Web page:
N.B.—Opinions expressed are those of our Correspondents and Motor Sport does not necessarily associate itself with them. — Ed.
It would appear that the general motoring public is getting sick of (a) the 70 m.p.h. speed limit and (b) the frustrating bunching which takes place, for example, in and out of London on the M4.
I was so annoyed recently that I utilised the emergency telephone to report the fact that the overtaking lane was being continually blocked although both the middle and nearside lanes were empty. The information was received in a most courteous and co-operative manner and I was assured that the police would attempt to intercept the offenders.
Do please continue to try to obtain the removal of the 70 m.p.h. limit and the insistence that drivers must use all lanes on motorways.
Maidenhead. John Kellett.
[To impose a 70 m.p.h. speed limit on an excellent motorway like the M4 is an appalling waste of public money—it does nothing to prevent accidents in conditions of good visibility and the authorities have proved they are incapable of preventing fog accidents, when 17 or 7 m.p.h. can be hazardous, on a motorway or any other road. The change from three to two-track carriageway on the M4 as it enters the Metropolis and the traffic converging onto it from London Airport and other busy areas remains a disgrace and a tragedy. We would settle for a drop from 50 to 40 m.p.h. hereon if the motorway speed limit were to be rescinded on the more Westerly stretches of M4.—Ed.]
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VW Beetle defenders
Ever since quantity car production began there have been substandard cars and better-than-average ones. Forty years ago I was exchanging an exemplary Ford AF for a new one which definitely wasn’t.
My first VW was a 1600 fastback which after ten months I had to dispose of because it fell short of the customary VW standards of economical and trouble-free motoring. I now have a 1500 Beetle which after 24 years and 47,000 miles motoring would pass for a six-month old car in every respect and is a credit both to Wolfsburg and the garage which has maintained it. I feel Mr. F. G. Clarke (August issue) must have been unlucky with his 1500 Beetle because I know two other owners of the same model and year who have nothing but praise for their cars. I note he was critical of his car’s petrol consumption and feel he ought to have had his carburation attended to: over the past 2,300 miles’ motoring under varied conditions including daily commuting, shopping and pleasure runs, my 1500 has averaged 40.4 m.p.g. On a recent 300-mile to the North with four occupants, three suitcases and other impedimenta to scale (two cases on a roof rack) the car averaged 41.6 m.p.g. The other two owners claim very similar figures.
Mr. Clarke also refers to “dear” petrol. I thought all petrol was far too dear, but I assume he means the higher-octane grades. VWs recommend a minimum of 91-octane fuel for this model and I have always used the 92-octane grade with complete success both winter and summer. It is wasteful and often harmful to use one kind of fuel in an engine designed to run on another.
On the subject of general finish (Mr. A. C. Bucknell) as I write this, my 1970 car is parked outside by a 1964 1200 and an even earlier 1,131-c.c. model. Taking into account their respective ages and mileages, I cannot see any respect in which the 1970 car is inferior to its predecessors. There is of course the point that when those earlier cars were put on the road, this appalling road salt was not spread around so lavishly, nor did local authorities use the young boulders for road gritting each summer that they now seem to do. Nowadays cars suffer chemical attacks each winter and the hurling of sharp stones each tarring and gritting season, no wonder their outward appearance suffers.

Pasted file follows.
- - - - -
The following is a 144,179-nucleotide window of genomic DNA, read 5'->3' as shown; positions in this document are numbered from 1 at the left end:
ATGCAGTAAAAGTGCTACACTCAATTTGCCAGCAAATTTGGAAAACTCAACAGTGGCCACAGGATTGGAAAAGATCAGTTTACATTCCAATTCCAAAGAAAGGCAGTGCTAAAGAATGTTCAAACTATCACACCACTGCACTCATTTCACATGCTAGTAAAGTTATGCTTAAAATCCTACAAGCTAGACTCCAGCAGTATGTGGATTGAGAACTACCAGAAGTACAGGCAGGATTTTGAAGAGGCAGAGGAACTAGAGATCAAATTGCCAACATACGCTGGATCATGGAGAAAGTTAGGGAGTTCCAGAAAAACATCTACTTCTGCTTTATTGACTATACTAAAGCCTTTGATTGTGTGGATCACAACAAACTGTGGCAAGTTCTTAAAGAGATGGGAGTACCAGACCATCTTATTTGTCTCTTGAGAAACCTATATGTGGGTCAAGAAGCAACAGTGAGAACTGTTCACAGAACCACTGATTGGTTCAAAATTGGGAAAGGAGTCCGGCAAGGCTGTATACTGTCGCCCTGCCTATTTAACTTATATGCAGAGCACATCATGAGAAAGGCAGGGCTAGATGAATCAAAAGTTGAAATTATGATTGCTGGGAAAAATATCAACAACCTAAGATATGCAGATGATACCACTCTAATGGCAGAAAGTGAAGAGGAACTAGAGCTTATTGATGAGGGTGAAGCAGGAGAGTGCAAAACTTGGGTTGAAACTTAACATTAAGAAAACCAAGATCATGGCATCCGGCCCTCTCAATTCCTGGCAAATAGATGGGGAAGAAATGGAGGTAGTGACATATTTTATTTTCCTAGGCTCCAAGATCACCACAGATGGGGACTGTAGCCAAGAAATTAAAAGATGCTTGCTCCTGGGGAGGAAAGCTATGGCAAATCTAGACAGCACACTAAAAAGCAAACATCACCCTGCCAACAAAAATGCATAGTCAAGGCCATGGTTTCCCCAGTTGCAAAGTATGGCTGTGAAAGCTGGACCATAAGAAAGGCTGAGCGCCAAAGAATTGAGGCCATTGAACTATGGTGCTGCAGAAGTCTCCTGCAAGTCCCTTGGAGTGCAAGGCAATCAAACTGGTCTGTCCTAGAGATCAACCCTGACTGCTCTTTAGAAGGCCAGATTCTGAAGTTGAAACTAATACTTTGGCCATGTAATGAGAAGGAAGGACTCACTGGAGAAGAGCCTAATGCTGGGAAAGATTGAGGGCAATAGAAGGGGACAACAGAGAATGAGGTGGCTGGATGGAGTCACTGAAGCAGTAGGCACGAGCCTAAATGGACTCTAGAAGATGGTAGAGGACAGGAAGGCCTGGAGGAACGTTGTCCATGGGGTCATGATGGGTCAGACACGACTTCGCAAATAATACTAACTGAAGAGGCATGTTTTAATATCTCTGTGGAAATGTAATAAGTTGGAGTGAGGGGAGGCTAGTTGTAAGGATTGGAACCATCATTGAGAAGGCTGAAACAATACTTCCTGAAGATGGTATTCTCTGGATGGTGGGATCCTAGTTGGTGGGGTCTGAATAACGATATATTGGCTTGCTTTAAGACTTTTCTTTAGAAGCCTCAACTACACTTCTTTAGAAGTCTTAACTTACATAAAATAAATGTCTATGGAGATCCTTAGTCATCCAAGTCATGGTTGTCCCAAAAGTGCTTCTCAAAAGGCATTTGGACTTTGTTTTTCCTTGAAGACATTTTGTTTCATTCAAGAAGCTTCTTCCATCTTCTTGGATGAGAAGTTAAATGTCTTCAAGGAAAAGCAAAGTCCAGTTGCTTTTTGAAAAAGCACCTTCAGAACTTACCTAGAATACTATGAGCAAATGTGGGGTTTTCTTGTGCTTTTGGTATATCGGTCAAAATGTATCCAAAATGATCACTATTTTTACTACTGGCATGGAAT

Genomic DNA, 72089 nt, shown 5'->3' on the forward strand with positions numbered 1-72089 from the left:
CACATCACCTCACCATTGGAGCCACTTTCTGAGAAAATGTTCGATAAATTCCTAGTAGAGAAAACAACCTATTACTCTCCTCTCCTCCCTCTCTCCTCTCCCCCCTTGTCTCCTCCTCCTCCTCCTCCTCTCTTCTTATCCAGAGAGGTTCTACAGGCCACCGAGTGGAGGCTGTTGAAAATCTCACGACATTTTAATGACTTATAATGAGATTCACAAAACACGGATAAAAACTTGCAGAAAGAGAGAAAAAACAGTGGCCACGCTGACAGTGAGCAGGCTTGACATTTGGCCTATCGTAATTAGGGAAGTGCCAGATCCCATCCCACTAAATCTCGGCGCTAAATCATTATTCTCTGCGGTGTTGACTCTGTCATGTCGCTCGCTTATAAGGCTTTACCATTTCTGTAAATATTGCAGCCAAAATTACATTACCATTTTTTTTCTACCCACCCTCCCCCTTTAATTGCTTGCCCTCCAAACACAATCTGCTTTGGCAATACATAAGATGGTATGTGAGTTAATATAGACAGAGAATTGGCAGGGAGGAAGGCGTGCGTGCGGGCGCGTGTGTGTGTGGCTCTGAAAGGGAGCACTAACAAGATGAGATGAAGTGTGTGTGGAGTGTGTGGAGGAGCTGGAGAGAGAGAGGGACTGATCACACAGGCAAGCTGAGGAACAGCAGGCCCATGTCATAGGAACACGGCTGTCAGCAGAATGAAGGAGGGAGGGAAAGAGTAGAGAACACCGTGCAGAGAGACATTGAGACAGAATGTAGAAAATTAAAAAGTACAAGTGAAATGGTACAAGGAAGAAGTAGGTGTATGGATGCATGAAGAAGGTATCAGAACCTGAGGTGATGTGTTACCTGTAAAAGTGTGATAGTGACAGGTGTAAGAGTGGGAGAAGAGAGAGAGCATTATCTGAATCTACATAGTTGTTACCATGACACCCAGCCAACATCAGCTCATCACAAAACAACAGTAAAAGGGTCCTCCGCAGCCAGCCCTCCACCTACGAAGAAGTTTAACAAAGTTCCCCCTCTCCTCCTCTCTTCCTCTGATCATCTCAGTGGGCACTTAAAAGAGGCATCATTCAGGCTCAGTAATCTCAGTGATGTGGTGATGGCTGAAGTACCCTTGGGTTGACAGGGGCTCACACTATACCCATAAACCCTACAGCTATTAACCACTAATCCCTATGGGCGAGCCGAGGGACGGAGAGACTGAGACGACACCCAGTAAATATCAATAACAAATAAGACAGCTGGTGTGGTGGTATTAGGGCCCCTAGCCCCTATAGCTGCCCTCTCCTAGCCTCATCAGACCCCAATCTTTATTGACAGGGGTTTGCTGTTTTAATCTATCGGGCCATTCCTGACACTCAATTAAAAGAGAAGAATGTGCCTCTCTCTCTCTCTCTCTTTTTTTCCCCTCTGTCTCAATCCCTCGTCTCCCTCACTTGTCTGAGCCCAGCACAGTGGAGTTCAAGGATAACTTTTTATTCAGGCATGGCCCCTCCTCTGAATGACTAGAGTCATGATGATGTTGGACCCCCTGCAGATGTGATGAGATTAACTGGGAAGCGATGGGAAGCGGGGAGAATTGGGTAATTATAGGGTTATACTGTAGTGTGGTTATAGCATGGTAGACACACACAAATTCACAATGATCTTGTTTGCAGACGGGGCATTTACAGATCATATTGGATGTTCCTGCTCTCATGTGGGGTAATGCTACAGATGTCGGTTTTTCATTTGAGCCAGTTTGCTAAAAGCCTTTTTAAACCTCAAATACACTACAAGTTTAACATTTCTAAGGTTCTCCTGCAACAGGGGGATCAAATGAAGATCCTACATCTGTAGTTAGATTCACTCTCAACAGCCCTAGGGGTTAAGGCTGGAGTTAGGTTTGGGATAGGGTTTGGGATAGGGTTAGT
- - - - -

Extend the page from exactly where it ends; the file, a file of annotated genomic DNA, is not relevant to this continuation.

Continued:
I joined the VW brotherhood rather late in life, to be precise in my 42nd year of car ownership and after about the same number of cars: when I began back in the twenties it was a common and pleasant habit for drivers of similar cars to greet each other on the road but I thought this like many other examples of good road manners was virtually extinct.
Since I became a Beetler I have been amazed by the number of other Beetlers who wave as we pass each other, and the number of owners, both British and foreign, who have come up and chatted about their cars and mine. This is the kind of camaraderie which makes motoring very pleasant and it seems to include all groups from the young enthusiast to senior citizens (like myself).
The acquisition of a Beetle caused a mild family furore since the ladies said they didn’t like such an outdated outlines: however they have now come to acknowledge the car’s many virtues and to admit that on this occasion at least, the old man was right!
Lincoln. N. H. Fowler.
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VWs and inflators
Re the letter on Tyre inflation in Vintage Postbag, my earliest recollection of an inflator of the sort was in 1943 when I was in the Royal Signals at Haywards Heath. Our unit had a 15-cwt Guy truck that had an inflator which one screwed into one of the plug holes in place of the plug. What make this was I cannot remember, though I have an idea it was a Schrader. I saw a similar one in India in 1945, also on a 15-cwt Guy, so whether they were issued as part of the normal tool kit of these vehicles at that time I do not know.
Regarding letters concerning VW’s triggered off by Mr. Thomas’s VW sorrows, all I can say is that after 30 years of motoring I have yet to find anything more reliable. I have owned 3 Volkswagens, a 1961 Beetle, a 1962 Beetle and my present vehicle a 1960 Karmann-Ghia, which now has 109,000 miles on the clock. There are plenty of faster, more exciting vehicles around but I can’t afford them, if I could I’d be running a 911E Porsche.